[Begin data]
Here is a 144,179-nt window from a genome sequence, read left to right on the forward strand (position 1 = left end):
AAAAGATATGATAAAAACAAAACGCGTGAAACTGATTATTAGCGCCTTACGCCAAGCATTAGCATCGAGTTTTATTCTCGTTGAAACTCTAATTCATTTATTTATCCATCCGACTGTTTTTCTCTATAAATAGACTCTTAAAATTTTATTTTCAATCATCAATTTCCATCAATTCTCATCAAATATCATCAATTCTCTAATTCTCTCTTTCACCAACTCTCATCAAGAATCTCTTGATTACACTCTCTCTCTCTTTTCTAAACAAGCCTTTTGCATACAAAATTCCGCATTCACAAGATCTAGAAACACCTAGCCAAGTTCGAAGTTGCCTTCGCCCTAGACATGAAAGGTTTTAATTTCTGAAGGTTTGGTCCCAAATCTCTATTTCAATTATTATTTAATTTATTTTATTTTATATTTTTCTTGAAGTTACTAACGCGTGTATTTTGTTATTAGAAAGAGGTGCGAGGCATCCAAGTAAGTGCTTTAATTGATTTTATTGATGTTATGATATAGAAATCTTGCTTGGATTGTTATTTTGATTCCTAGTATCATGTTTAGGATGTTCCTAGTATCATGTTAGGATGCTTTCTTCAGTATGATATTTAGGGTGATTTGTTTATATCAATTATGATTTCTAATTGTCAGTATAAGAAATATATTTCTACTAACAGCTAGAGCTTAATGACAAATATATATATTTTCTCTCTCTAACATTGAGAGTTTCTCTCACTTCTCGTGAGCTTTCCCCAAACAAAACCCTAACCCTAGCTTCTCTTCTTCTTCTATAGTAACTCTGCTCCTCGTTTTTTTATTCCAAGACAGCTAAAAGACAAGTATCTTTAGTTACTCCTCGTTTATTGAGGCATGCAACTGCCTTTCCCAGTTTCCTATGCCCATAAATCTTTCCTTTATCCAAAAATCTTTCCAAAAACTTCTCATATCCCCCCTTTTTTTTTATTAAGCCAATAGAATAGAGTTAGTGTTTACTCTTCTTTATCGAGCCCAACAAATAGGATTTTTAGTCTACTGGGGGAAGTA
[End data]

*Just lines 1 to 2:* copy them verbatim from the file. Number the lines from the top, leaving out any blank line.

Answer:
Here is a 144,179-nt window from a genome sequence, read left to right on the forward strand (position 1 = left end):
AAAAGATATGATAAAAACAAAACGCGTGAAACTGATTATTAGCGCCTTACGCCAAGCATTAGCATCGAGTTTTATTCTCGTTGAAACTCTAATTCATTTATTTATCCATCCGACTGTTTTTCTCTATAAATAGACTCTTAAAATTTTATTTTCAATCATCAATTTCCATCAATTCTCATCAAATATCATCAATTCTCTAATTCTCTCTTTCACCAACTCTCATCAAGAATCTCTTGATTACACTCTCTCTCTCTTTTCTAAACAAGCCTTTTGCATACAAAATTCCGCATTCACAAGATCTAGAAACACCTAGCCAAGTTCGAAGTTGCCTTCGCCCTAGACATGAAAGGTTTTAATTTCTGAAGGTTTGGTCCCAAATCTCTATTTCAATTATTATTTAATTTATTTTATTTTATATTTTTCTTGAAGTTACTAACGCGTGTATTTTGTTATTAGAAAGAGGTGCGAGGCATCCAAGTAAGTGCTTTAATTGATTTTATTGATGTTATGATATAGAAATCTTGCTTGGATTGTTATTTTGATTCCTAGTATCATGTTTAGGATGTTCCTAGTATCATGTTAGGATGCTTTCTTCAGTATGATATTTAGGGTGATTTGTTTATATCAATTATGATTTCTAATTGTCAGTATAAGAAATATATTTCTACTAACAGCTAGAGCTTAATGACAAATATATATATTTTCTCTCTCTAACATTGAGAGTTTCTCTCACTTCTCGTGAGCTTTCCCCAAACAAAACCCTAACCCTAGCTTCTCTTCTTCTTCTATAGTAACTCTGCTCCTCGTTTTTTTATTCCAAGACAGCTAAAAGACAAGTATCTTTAGTTACTCCTCGTTTATTGAGGCATGCAACTGCCTTTCCCAGTTTCCTATGCCCATAAATCTTTCCTTTATCCAAAAATCTTTCCAAAAACTTCTCATATCCCCCCTTTTTTTTTATTAAGCCAATAGAATAGAGTTAGTGTTTACTCTTCTTTATCGAGCCCAACAAATAGGATTTTTAGTCTACTGGGGGAAGTA